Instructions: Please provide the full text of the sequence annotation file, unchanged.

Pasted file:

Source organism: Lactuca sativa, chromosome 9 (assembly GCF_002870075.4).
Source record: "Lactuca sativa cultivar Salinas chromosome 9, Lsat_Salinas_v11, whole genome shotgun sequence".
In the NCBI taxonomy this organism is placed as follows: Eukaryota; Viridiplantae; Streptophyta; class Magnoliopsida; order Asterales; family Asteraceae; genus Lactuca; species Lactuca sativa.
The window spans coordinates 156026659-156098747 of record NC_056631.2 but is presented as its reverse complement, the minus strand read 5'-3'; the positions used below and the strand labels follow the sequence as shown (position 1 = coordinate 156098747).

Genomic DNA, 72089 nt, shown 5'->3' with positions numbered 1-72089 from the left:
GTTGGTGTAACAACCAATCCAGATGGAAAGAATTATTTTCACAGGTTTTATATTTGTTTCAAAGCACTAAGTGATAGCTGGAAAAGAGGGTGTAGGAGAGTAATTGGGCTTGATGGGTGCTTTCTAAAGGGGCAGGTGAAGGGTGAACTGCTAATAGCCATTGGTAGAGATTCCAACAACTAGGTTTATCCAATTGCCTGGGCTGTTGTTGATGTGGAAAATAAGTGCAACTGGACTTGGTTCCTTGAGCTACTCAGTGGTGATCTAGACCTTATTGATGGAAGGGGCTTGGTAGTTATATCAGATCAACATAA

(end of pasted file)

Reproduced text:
Source organism: Lactuca sativa, chromosome 9 (assembly GCF_002870075.4).
Source record: "Lactuca sativa cultivar Salinas chromosome 9, Lsat_Salinas_v11, whole genome shotgun sequence".
In the NCBI taxonomy this organism is placed as follows: Eukaryota; Viridiplantae; Streptophyta; class Magnoliopsida; order Asterales; family Asteraceae; genus Lactuca; species Lactuca sativa.
The window spans coordinates 156026659-156098747 of record NC_056631.2 but is presented as its reverse complement, the minus strand read 5'-3'; the positions used below and the strand labels follow the sequence as shown (position 1 = coordinate 156098747).

Genomic DNA, 72089 nt, shown 5'->3' with positions numbered 1-72089 from the left:
GTTGGTGTAACAACCAATCCAGATGGAAAGAATTATTTTCACAGGTTTTATATTTGTTTCAAAGCACTAAGTGATAGCTGGAAAAGAGGGTGTAGGAGAGTAATTGGGCTTGATGGGTGCTTTCTAAAGGGGCAGGTGAAGGGTGAACTGCTAATAGCCATTGGTAGAGATTCCAACAACTAGGTTTATCCAATTGCCTGGGCTGTTGTTGATGTGGAAAATAAGTGCAACTGGACTTGGTTCCTTGAGCTACTCAGTGGTGATCTAGACCTTATTGATGGAAGGGGCTTGGTAGTTATATCAGATCAACATAA